Officials in San José, California are proposing a new solution to rising rates of methamphetamine use in Santa Clara County. Beginning March 4, people using methamphetamine in public will be offered a choice by law enforcement: receive a citation or be taken to an alcohol “sobering center.”
Sobering centers “provide a safe, supportive environment for mostly uninsured, homeless or marginally housed publicly intoxicated individuals to become sober,” states the American College of Emergency Physicians. People who enter these clinics may be given a bed, a shower or other care under the supervision of a nurse or paramedic.
In theory, sobering centers are intended to divert people under the influence from being admitted to a hospital or jail. Participants stay only for brief spells, and when the effects of alcohol wear off they are referred to outside programs like detox or rehab.
Santa Clara County health officials will soon begin the 12-month, million-dollar pilot program to bring people on meth to their Mission Street Sobering Center. Ten of the clinic’s 20 beds will be reserved for people arrested on meth violations who are nonviolent and have not been charged with a felony. Patients must consent to use the clinic; once admitted they will be given 24 hours to become sober before they are referred out.
Santa Clara County has seen a recent increase in meth use. According to health department data on people referred to substance use treatment, 38 percent of people indicated meth as their primary drug of choice, more than for any other substance. Police data showed that 60 percent of drug-related arrests and citations between October and December 2019 were for meth.
Using an alcohol sobering center for methamphetamine is uncommon, but not without precedent. One Portland, Oregon sobering center, orginally opened in 1977, adopted the policy being considered by Santa Clara and saw mostly meth users among its 3,700 annual patients in 2019.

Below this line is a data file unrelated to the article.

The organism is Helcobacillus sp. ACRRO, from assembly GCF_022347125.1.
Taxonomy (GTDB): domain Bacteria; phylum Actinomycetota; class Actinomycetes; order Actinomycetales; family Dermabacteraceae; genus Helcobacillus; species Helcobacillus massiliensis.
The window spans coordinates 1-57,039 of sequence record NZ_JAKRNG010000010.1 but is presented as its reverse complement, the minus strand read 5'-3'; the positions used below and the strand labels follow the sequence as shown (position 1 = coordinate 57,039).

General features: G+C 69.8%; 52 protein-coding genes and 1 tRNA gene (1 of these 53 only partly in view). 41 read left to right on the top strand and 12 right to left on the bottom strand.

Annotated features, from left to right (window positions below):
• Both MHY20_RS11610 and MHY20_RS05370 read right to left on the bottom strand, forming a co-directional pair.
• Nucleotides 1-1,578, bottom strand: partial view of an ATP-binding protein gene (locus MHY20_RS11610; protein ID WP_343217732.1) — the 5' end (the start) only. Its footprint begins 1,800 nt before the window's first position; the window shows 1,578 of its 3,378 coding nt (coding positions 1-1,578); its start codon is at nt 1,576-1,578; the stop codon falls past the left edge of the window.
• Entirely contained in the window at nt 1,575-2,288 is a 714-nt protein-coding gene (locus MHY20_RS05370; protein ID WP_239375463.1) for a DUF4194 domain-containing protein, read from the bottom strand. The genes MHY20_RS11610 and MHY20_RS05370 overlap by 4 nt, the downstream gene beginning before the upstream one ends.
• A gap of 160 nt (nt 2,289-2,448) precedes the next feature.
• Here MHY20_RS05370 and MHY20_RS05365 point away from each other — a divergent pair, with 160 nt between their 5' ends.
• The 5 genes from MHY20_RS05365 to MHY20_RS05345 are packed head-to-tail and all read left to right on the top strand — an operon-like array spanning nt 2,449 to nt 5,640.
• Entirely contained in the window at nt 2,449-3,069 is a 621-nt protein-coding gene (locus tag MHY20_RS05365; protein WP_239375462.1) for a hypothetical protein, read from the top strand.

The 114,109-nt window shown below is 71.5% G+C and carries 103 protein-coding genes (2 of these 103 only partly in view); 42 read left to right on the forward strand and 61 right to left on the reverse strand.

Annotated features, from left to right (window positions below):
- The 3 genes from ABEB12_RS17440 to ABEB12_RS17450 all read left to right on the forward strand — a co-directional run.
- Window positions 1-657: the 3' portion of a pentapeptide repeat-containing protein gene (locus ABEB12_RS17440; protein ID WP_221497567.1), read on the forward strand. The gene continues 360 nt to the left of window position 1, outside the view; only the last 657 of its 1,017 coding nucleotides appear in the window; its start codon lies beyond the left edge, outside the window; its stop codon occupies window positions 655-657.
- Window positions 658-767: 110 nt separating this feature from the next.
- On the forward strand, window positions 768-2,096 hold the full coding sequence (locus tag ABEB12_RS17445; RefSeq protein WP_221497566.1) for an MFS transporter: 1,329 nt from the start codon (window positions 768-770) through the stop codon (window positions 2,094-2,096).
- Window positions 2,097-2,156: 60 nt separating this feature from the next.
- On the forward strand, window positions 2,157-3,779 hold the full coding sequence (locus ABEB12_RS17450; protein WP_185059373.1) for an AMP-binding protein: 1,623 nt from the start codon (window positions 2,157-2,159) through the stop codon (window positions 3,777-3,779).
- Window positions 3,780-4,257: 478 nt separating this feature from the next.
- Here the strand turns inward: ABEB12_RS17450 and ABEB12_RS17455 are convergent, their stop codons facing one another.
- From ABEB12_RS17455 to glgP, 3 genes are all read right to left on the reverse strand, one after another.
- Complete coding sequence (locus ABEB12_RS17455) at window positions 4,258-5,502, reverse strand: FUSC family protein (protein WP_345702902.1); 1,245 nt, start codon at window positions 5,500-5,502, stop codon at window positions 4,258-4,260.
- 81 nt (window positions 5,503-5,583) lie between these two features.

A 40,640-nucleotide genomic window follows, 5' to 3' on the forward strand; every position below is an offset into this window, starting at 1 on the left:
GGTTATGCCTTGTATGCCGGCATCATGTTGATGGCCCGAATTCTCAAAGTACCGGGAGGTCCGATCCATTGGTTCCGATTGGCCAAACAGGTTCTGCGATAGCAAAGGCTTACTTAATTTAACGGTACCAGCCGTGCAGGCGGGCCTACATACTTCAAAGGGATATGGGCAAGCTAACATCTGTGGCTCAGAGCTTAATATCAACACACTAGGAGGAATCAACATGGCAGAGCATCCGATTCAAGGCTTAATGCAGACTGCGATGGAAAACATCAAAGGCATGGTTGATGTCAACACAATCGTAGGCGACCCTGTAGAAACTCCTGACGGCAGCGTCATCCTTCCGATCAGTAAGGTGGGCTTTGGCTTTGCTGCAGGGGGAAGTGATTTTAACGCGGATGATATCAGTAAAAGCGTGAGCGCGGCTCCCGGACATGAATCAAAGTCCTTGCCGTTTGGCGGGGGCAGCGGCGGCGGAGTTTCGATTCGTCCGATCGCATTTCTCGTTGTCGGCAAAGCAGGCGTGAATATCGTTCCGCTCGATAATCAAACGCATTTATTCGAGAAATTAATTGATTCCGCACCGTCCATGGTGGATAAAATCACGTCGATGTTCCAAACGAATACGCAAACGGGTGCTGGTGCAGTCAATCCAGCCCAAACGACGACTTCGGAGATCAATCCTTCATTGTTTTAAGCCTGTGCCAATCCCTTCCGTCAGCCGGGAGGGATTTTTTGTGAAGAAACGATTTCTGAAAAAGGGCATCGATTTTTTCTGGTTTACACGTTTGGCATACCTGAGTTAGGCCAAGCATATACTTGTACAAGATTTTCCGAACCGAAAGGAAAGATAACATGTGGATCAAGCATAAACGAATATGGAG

But on December 23, it stopped taking meth-using patients, claiming it was too poorly resourced to meet their needs. The center’s leadership argued that the city instead needs to invest in crisis stabilization centers equipped to respond to the complex, long-term health needs of this population.
“Methamphetamine use contributes to a lot of behavioral crises that can be very dramatic and very severe,” said Amanda Risser, the Portland center’s director. “And that really threatens the health and wellbeing of the patient that’s experiencing it. And that can also lead to unsafety and risk in the setting.” The Portland center will in fact be closing completely in June, and the city is hoping to renew the existing contract with another provider.
Meanwhile, San José’s neighbor, San Francisco, will open an outdoor sobering clinic in its Tenderloin District later this year. It will be reserved exclusively for people using methamphetamine and is believed to be the first of its kind in the US. The clinic will use large tents with 15 beds each, staffed by nurses and counselors.
But how helpful are sobering centers for people who use drugs problematically? Evidence is lacking. “There are about 20 sobering centers across this country and dozens more looking to initiate sobering programs, yet there has been no research on sobering programs’ safety or cost efficiency until now,” states the University of California, San Francisco (UCSF).
UCSF nursing researcher Shannon Smith-Bernardin found that her city’s sobering center saved its healthcare system $3.5 million by relieving overburdened emergency departments. She and a team of researchers studied 11 sobering centers throughout the US to see how effective they can be both in patient outcomes and in saving money.
Her team found there isn’t enough data on patient outcomes, however. They also found that sobering centers don’t all follow standardized guidelines or protocols: One listed substance use treatment protocols written by the federal agency SAMSHA, while another listed protocols written by a state agency.
Transportation to sobering centers may be by ambulance, law enforcement or by a special van used by the clinic. Though there are many factors that may impact patient experiences, Smith-Bernardin’s team found that motivational interviewing, a housing-first approach, peer support and harm reduction practices all contributed to the best outcomes.
Taking people under the influence of meth to a medical clinic is certainly a better option than jail. But what is most critical is what happens after patients leave the clinic, and whether health officials can help connect people to longer-term solutions.
Photo by Gilberto Olimpio on Unsplash.